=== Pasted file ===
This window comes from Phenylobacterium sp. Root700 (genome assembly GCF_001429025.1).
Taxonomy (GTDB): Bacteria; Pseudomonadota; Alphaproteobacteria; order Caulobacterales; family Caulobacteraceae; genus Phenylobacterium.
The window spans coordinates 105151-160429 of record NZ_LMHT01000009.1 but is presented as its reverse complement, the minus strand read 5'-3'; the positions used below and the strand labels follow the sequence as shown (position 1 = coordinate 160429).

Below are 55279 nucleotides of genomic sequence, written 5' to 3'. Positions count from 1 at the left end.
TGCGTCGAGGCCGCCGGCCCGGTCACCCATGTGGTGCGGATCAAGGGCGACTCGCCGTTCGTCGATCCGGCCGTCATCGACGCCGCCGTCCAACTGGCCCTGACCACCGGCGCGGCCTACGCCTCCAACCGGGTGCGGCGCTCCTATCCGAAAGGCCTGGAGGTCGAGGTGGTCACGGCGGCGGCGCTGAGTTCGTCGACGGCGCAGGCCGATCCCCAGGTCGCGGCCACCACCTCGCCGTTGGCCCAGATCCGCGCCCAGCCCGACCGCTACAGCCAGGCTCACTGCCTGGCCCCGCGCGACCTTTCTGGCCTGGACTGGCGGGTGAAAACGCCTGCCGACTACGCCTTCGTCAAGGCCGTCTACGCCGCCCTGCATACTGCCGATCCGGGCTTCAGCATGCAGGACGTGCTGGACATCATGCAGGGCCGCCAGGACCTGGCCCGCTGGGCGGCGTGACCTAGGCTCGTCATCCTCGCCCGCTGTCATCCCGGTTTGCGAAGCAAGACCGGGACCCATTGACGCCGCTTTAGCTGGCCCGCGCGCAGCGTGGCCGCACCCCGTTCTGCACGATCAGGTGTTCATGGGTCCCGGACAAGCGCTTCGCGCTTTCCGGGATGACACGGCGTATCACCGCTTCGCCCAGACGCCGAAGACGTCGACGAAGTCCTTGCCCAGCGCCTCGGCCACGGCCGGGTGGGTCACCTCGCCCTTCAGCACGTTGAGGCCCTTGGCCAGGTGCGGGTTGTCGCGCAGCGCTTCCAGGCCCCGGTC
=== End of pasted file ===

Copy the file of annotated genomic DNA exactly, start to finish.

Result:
This window comes from Phenylobacterium sp. Root700 (genome assembly GCF_001429025.1).
Taxonomy (GTDB): Bacteria; Pseudomonadota; Alphaproteobacteria; order Caulobacterales; family Caulobacteraceae; genus Phenylobacterium.
The window spans coordinates 105151-160429 of record NZ_LMHT01000009.1 but is presented as its reverse complement, the minus strand read 5'-3'; the positions used below and the strand labels follow the sequence as shown (position 1 = coordinate 160429).

Below are 55279 nucleotides of genomic sequence, written 5' to 3'. Positions count from 1 at the left end.
TGCGTCGAGGCCGCCGGCCCGGTCACCCATGTGGTGCGGATCAAGGGCGACTCGCCGTTCGTCGATCCGGCCGTCATCGACGCCGCCGTCCAACTGGCCCTGACCACCGGCGCGGCCTACGCCTCCAACCGGGTGCGGCGCTCCTATCCGAAAGGCCTGGAGGTCGAGGTGGTCACGGCGGCGGCGCTGAGTTCGTCGACGGCGCAGGCCGATCCCCAGGTCGCGGCCACCACCTCGCCGTTGGCCCAGATCCGCGCCCAGCCCGACCGCTACAGCCAGGCTCACTGCCTGGCCCCGCGCGACCTTTCTGGCCTGGACTGGCGGGTGAAAACGCCTGCCGACTACGCCTTCGTCAAGGCCGTCTACGCCGCCCTGCATACTGCCGATCCGGGCTTCAGCATGCAGGACGTGCTGGACATCATGCAGGGCCGCCAGGACCTGGCCCGCTGGGCGGCGTGACCTAGGCTCGTCATCCTCGCCCGCTGTCATCCCGGTTTGCGAAGCAAGACCGGGACCCATTGACGCCGCTTTAGCTGGCCCGCGCGCAGCGTGGCCGCACCCCGTTCTGCACGATCAGGTGTTCATGGGTCCCGGACAAGCGCTTCGCGCTTTCCGGGATGACACGGCGTATCACCGCTTCGCCCAGACGCCGAAGACGTCGACGAAGTCCTTGCCCAGCGCCTCGGCCACGGCCGGGTGGGTCACCTCGCCCTTCAGCACGTTGAGGCCCTTGGCCAGGTGCGGGTTGTCGCGCAGCGCTTCCAGGCCCCGGTC